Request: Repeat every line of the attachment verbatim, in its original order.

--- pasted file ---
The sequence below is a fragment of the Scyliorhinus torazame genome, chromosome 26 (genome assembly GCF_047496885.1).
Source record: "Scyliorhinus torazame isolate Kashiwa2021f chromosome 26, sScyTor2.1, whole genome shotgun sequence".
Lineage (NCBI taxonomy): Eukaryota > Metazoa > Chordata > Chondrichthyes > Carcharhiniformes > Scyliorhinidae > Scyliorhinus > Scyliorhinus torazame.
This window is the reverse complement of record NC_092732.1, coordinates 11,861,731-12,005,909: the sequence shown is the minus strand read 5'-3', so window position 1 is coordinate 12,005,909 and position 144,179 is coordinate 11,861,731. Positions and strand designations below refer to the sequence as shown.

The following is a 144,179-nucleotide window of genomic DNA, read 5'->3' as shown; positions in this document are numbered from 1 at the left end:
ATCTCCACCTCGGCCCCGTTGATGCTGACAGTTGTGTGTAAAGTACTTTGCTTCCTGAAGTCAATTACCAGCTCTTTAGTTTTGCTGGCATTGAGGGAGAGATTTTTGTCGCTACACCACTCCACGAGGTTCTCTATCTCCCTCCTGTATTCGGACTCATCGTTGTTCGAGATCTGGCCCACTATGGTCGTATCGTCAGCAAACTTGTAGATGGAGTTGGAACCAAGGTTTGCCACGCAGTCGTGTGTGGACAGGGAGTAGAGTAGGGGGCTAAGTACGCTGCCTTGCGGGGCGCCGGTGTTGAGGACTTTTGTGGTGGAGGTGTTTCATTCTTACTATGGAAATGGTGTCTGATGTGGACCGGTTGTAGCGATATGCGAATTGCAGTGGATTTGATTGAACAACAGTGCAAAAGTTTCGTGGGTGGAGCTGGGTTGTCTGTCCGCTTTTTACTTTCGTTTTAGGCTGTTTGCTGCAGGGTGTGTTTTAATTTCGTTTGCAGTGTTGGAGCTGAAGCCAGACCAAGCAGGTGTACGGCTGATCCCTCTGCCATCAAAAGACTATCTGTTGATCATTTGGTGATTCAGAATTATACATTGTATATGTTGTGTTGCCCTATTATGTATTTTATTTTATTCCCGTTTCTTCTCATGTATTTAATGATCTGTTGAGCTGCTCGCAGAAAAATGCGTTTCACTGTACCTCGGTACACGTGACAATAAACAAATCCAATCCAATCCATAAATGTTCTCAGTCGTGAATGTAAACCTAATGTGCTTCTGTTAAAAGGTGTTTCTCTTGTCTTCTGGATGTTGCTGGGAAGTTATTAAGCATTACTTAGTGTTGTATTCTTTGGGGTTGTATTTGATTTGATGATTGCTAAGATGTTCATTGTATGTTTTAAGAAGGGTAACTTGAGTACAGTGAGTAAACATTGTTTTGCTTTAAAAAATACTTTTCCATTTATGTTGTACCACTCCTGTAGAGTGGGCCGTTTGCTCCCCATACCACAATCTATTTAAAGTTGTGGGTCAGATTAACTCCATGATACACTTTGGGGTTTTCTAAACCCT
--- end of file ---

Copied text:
The sequence below is a fragment of the Scyliorhinus torazame genome, chromosome 26 (genome assembly GCF_047496885.1).
Source record: "Scyliorhinus torazame isolate Kashiwa2021f chromosome 26, sScyTor2.1, whole genome shotgun sequence".
Lineage (NCBI taxonomy): Eukaryota > Metazoa > Chordata > Chondrichthyes > Carcharhiniformes > Scyliorhinidae > Scyliorhinus > Scyliorhinus torazame.
This window is the reverse complement of record NC_092732.1, coordinates 11,861,731-12,005,909: the sequence shown is the minus strand read 5'-3', so window position 1 is coordinate 12,005,909 and position 144,179 is coordinate 11,861,731. Positions and strand designations below refer to the sequence as shown.

The following is a 144,179-nucleotide window of genomic DNA, read 5'->3' as shown; positions in this document are numbered from 1 at the left end:
ATCTCCACCTCGGCCCCGTTGATGCTGACAGTTGTGTGTAAAGTACTTTGCTTCCTGAAGTCAATTACCAGCTCTTTAGTTTTGCTGGCATTGAGGGAGAGATTTTTGTCGCTACACCACTCCACGAGGTTCTCTATCTCCCTCCTGTATTCGGACTCATCGTTGTTCGAGATCTGGCCCACTATGGTCGTATCGTCAGCAAACTTGTAGATGGAGTTGGAACCAAGGTTTGCCACGCAGTCGTGTGTGGACAGGGAGTAGAGTAGGGGGCTAAGTACGCTGCCTTGCGGGGCGCCGGTGTTGAGGACTTTTGTGGTGGAGGTGTTTCATTCTTACTATGGAAATGGTGTCTGATGTGGACCGGTTGTAGCGATATGCGAATTGCAGTGGATTTGATTGAACAACAGTGCAAAAGTTTCGTGGGTGGAGCTGGGTTGTCTGTCCGCTTTTTACTTTCGTTTTAGGCTGTTTGCTGCAGGGTGTGTTTTAATTTCGTTTGCAGTGTTGGAGCTGAAGCCAGACCAAGCAGGTGTACGGCTGATCCCTCTGCCATCAAAAGACTATCTGTTGATCATTTGGTGATTCAGAATTATACATTGTATATGTTGTGTTGCCCTATTATGTATTTTATTTTATTCCCGTTTCTTCTCATGTATTTAATGATCTGTTGAGCTGCTCGCAGAAAAATGCGTTTCACTGTACCTCGGTACACGTGACAATAAACAAATCCAATCCAATCCATAAATGTTCTCAGTCGTGAATGTAAACCTAATGTGCTTCTGTTAAAAGGTGTTTCTCTTGTCTTCTGGATGTTGCTGGGAAGTTATTAAGCATTACTTAGTGTTGTATTCTTTGGGGTTGTATTTGATTTGATGATTGCTAAGATGTTCATTGTATGTTTTAAGAAGGGTAACTTGAGTACAGTGAGTAAACATTGTTTTGCTTTAAAAAATACTTTTCCATTTATGTTGTACCACTCCTGTAGAGTGGGCCGTTTGCTCCCCATACCACAATCTATTTAAAGTTGTGGGTCAGATTAACTCCATGATACACTTTGGGGTTTTCTAAACCCT